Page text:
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And Sometimes the Sun Shines

Wyatt has been really sick all week. Fevers getting to 103F sick. Missing school sick. It means a lot of sleepless nights and worry and extra snuggles on the couch.

It also means that for the first time in five years I called off sick to work on Tuesday. Calling in sick is really difficult when your work is based on patient care and you have a schedule booked until the middle of next month. I ended up blocking off the morning Tuesday and then opening my much looked forward to Friday off (I refuse to do surgery the Friday before Christmas to avoid an onslaught of calls over the holiday) so that I was still seeing people in a timely manner. Maybe I really am a work a holic.

Lots of snuggle time for a typically very active boy

Anyway…

I had ridden him Sunday with plans to ride again Monday evening, but see above about sick child. Tuesday morning was free though and while Wyatt played a computer game snuggled in a blanket, I snuck outside and grabbed H’Appy. 

This time things were a bit reversed with him.

While I was tacking him up, he started getting really antsy in the cross ties. This continued to escalate until he began rearing. Seriously this horse doesn’t need a new bad habit. I went exploring to see what on earth he was so upset about and found the answer pretty quickly. Pete was hanging out by the pasture gate staring inside the barn.

His new memory foam lined girth is in the middle. I will review this once I’v had some more rides on it. I have two useless girths now to figure out what to do with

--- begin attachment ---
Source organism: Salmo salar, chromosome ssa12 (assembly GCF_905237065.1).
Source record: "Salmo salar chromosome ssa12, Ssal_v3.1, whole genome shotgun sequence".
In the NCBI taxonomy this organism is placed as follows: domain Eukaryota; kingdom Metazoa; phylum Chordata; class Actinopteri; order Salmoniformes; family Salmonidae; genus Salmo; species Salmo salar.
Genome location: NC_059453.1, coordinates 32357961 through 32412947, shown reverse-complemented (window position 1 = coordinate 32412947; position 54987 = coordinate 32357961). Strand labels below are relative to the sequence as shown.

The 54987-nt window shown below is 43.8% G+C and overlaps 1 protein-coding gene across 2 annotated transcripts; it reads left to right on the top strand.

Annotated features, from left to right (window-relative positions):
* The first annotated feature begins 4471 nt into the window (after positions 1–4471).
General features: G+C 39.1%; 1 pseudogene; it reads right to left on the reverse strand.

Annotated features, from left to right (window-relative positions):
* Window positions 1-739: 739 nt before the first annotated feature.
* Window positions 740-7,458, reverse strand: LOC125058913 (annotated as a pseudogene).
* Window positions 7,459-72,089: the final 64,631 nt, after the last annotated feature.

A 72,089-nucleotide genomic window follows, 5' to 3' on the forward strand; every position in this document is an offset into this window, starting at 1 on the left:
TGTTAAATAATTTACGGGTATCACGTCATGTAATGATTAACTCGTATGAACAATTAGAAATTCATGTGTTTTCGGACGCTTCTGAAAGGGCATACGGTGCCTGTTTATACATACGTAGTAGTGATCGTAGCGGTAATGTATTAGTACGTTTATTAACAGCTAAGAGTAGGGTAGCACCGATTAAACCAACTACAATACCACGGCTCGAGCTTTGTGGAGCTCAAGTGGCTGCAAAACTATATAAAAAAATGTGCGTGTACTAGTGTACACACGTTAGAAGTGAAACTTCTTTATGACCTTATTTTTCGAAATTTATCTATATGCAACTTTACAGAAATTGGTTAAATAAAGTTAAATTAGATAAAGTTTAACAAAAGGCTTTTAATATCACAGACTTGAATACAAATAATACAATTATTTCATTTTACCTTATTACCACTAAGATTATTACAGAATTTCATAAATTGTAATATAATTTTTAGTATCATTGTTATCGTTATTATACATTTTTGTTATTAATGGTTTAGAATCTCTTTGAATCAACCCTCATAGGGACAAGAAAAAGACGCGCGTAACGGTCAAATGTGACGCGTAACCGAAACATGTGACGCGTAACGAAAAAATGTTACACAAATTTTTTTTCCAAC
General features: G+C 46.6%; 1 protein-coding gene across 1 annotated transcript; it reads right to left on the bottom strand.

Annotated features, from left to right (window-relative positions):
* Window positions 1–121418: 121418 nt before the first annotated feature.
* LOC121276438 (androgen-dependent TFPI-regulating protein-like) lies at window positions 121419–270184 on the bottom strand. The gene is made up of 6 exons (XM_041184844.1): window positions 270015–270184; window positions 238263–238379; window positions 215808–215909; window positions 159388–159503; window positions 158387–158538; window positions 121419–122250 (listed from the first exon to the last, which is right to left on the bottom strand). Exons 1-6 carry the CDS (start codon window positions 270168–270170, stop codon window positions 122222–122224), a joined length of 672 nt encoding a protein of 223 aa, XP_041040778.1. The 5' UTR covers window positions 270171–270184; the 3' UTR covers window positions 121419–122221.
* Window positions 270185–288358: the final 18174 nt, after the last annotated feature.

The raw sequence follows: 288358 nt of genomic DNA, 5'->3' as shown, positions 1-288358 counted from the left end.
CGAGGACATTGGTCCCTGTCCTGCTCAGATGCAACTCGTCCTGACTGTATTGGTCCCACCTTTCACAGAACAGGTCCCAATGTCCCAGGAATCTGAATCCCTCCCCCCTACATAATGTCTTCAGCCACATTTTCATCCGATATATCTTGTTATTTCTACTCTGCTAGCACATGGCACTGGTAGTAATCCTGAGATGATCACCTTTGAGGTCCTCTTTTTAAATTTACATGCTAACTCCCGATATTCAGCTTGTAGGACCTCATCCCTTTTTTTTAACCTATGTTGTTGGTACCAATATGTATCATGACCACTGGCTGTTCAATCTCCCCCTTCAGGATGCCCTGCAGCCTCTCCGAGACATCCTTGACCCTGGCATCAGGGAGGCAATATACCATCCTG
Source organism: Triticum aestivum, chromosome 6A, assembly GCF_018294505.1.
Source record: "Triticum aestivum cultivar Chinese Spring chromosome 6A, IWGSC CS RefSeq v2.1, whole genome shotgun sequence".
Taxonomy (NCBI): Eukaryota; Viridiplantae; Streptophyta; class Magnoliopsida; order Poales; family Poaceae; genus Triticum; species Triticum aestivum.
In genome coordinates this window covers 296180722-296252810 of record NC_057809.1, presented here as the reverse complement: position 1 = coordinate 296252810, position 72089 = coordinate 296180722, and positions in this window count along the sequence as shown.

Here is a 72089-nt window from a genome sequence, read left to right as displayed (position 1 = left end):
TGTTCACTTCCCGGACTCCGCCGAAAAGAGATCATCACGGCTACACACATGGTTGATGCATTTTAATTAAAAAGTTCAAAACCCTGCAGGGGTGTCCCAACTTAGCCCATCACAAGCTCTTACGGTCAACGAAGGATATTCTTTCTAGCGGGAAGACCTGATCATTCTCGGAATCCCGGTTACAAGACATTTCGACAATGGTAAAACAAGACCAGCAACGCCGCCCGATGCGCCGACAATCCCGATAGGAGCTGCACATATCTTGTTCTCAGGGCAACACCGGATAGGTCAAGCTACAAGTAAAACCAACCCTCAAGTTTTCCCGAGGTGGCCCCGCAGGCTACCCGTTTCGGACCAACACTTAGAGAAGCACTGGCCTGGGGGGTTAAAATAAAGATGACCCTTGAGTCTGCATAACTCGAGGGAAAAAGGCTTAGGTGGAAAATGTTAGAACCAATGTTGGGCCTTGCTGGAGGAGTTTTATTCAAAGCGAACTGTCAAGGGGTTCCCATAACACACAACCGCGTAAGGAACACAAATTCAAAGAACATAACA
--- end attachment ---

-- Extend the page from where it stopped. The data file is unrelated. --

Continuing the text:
Having never had a horse so darn attached to other horses before I’m at a bit of a loss how to deal with him. I thought a minute. While I didn’t want to reward him by letting him off the ties, I didn’t need a rearing asshat in my barn aisle either.

I decided to snap the lunge line on him and make him work. This meant the ultimate insult: walking him through the same gate Pete was at, through their pasture and then into the arena all without getting to stop and be with the horse he was so antsy about seeing. He surprised me by following me in with barely a head shake in protest and behaved well on the line.

Once I was done with that, we walked back through that same pasture past Pete and Gem, into the barn, back in the cross ties and then proceeded to finish tacking up and repeating the walk back to the arena to ride.

Doofus will learn to be a real horse.

I’ll just ignore this corner with all the other girths I have. For someone who doesn’t collect tack, and only has two saddle pads, I have apparently collected a mass of girths. 

The ride itself had little to write about which is a major win since it’s been over a month since I last wrote that. He waited patiently to be mounted, dealt with my routine of shifting my seat around/getting into two point to stretch my legs down/fidgeting with the reins and moved off sharply when asked.